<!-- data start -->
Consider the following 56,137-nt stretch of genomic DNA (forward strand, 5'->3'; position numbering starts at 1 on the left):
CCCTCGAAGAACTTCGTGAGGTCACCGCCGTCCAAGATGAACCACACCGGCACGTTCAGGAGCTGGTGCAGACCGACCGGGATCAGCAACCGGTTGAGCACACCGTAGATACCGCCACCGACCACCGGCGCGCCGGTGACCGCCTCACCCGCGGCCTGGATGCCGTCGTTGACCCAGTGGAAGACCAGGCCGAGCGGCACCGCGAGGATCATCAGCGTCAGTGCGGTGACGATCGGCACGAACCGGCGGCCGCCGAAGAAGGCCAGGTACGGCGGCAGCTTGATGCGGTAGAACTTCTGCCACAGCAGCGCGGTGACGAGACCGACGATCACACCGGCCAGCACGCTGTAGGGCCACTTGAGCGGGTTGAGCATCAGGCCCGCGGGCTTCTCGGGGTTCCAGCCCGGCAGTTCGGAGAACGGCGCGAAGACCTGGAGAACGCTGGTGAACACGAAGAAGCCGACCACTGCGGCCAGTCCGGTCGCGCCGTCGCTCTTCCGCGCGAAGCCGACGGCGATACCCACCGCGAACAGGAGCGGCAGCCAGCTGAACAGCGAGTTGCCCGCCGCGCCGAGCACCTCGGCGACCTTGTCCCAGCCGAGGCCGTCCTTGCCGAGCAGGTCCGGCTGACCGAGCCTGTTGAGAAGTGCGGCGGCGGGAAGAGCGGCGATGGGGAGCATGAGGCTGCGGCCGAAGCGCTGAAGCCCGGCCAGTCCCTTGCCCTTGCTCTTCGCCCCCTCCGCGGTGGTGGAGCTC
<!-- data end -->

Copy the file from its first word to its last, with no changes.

Consider the following 56,137-nt stretch of genomic DNA (forward strand, 5'->3'; position numbering starts at 1 on the left):
CCCTCGAAGAACTTCGTGAGGTCACCGCCGTCCAAGATGAACCACACCGGCACGTTCAGGAGCTGGTGCAGACCGACCGGGATCAGCAACCGGTTGAGCACACCGTAGATACCGCCACCGACCACCGGCGCGCCGGTGACCGCCTCACCCGCGGCCTGGATGCCGTCGTTGACCCAGTGGAAGACCAGGCCGAGCGGCACCGCGAGGATCATCAGCGTCAGTGCGGTGACGATCGGCACGAACCGGCGGCCGCCGAAGAAGGCCAGGTACGGCGGCAGCTTGATGCGGTAGAACTTCTGCCACAGCAGCGCGGTGACGAGACCGACGATCACACCGGCCAGCACGCTGTAGGGCCACTTGAGCGGGTTGAGCATCAGGCCCGCGGGCTTCTCGGGGTTCCAGCCCGGCAGTTCGGAGAACGGCGCGAAGACCTGGAGAACGCTGGTGAACACGAAGAAGCCGACCACTGCGGCCAGTCCGGTCGCGCCGTCGCTCTTCCGCGCGAAGCCGACGGCGATACCCACCGCGAACAGGAGCGGCAGCCAGCTGAACAGCGAGTTGCCCGCCGCGCCGAGCACCTCGGCGACCTTGTCCCAGCCGAGGCCGTCCTTGCCGAGCAGGTCCGGCTGACCGAGCCTGTTGAGAAGTGCGGCGGCGGGAAGAGCGGCGATGGGGAGCATGAGGCTGCGGCCGAAGCGCTGAAGCCCGGCCAGTCCCTTGCCCTTGCTCTTCGCCCCCTCCGCGGTGGTGGAGCTC